dc.titleNanotechnology in Cancer Research: A Phase 1 Clinical Trial of TNF-Bound Colloidal Golden_GB
dc.contributor.authorWalker, Melissaen_US
dc.contributor.authorSeidel, Geoffen_US
dc.contributor.authorTamarkim, Lawrenceen_US
dc.contributor.authorPaciotti, Giulioen_US
dc.contributor.authorHaynes, Ryanen_US
dc.author.detailsMelissa Walker, RNen_US
dc.identifier.urihttp://hdl.handle.net/10755/164838-
dc.description.abstractResearch Study: The emergence of targeted therapy using nanotechnology has made its way into clinical trials. The goal of using nanotechnology in cancer treatment is to target malignant cells, while preserving healthy cells, virtually eliminating toxicities while maximizing anti-tumor effects. In the 1980's Tumor Necrosis Factor (TNF) was given to patients; however Dose Limiting Toxicities (DLT) such as hypotension and death were noted. In the 1990Æs, research using TNF was revived for Isolated Limb Perfusion. Recently the concept of having a 'drug delivery' system to deliver the TNF to the targeted tumor tissue has been studied. In pre-clinical testing, TNF-bound colloidal gold trafficked preferentially to tumor tissue while demonstrating anti-tumor effects. This abstract highlights testing of TNF-bound colloidal gold (CYT-6091) in humans. The primary objective of the Phase 1 clinical trial was to evaluate the maximum tolerated dose (MTD) of CYT-6091 in patients with advanced solid organ malignancies. Secondary objectives included: evaluating disease response, and trafficking of gold nanoparticles to tumor tissue. Traditional Phase 1 study design was used: dose escalation with doses ranging from 50-600mcg/m2. The patients were dosed on day 0 and 14. Adverse events were monitored throughout the trial. Blood was drawn for pharmacokinetic studies, chemistry panels, and blood counts at specified time intervals. Biopsies were taken from tumor and healthy tissue 24 hours after the first injection of CYT-6091 for evaluation of gold content using Electron Microscopy. Twenty-nine patients, (eleven males, eighteen females) were dosed with CYT-6091. During the trial, no DLT occurred indicating that TNF-bound colloidal gold is tolerated at doses 3-times greater than TNF. Most common adverse events included: lymphopenia and electrolyte imbalances. All adverse events were reversible within several days. Twenty-eight patients were evaluated for a response using the Response Evaluation Criteria for Solid Tumors (RECIST). One patient had a partial response and three patients had stable disease. Gold nanoparticles were present in greater quantities in tumor tissue confirming the affinity to tumor tissue. The breakthrough of nanotechnology will revolutionize cancer therapies. It is vital nurses understand how this cutting-edge technology will directly impact Oncology patients.en_GB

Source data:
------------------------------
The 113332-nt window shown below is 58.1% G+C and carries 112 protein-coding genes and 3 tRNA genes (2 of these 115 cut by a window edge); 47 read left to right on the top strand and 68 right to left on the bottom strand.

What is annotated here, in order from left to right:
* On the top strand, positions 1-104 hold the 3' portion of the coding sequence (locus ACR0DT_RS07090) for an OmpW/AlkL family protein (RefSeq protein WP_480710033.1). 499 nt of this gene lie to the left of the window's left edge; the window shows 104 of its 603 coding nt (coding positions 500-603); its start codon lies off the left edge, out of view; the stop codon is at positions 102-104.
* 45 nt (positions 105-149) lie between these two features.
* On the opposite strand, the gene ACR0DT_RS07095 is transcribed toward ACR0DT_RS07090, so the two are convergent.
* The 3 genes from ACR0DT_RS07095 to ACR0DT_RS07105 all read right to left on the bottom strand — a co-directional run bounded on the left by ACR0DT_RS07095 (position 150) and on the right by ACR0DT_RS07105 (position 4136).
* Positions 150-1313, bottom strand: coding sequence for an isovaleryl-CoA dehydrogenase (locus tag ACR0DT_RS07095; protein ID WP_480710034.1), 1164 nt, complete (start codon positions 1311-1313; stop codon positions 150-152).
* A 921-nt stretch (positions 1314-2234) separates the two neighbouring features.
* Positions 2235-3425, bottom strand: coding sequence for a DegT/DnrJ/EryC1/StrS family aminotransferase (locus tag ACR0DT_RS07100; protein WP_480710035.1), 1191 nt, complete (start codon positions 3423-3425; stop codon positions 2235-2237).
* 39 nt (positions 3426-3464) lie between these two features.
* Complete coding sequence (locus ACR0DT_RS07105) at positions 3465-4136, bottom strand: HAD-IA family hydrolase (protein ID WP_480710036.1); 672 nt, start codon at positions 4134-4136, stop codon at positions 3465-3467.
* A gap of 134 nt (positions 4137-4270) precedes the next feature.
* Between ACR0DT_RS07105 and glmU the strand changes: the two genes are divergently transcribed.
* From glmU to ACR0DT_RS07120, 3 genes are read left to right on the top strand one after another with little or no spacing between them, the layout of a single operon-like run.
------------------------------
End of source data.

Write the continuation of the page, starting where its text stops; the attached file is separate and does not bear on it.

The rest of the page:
dc.date.available2011-10-27T12:07:55Z-
dc.date.issued2011-10-27en_GB
dc.date.accessioned2011-10-27T12:07:55Z-
dc.conference.date2009en_US
dc.conference.name34th Annual Oncology Nursing Society Congressen_US
dc.conference.hostOncology Nursing Societyen_US
dc.conference.locationSan Antonio, Texas, USAen_US
dc.description.sponsorshipFunding Source: CytImmune Sciences Incorporated.-
dc.description.noteThis is an abstract-only submission. If the author has submitted a full-text item based on this abstract, you may find it by browsing the Virginia Henderson Global Nursing e-Repository by author. If author contact information is available in this abstract, please feel free to contact him or her with your queries regarding this submission. Alternatively, please contact the conference host, journal, or publisher (according to the circumstance) for further details regarding this item. If a citation is listed in this record, the item has been published and is available via open-access avenues or a journal/database subscription. Contact your library for assistance in obtaining the as-published article.-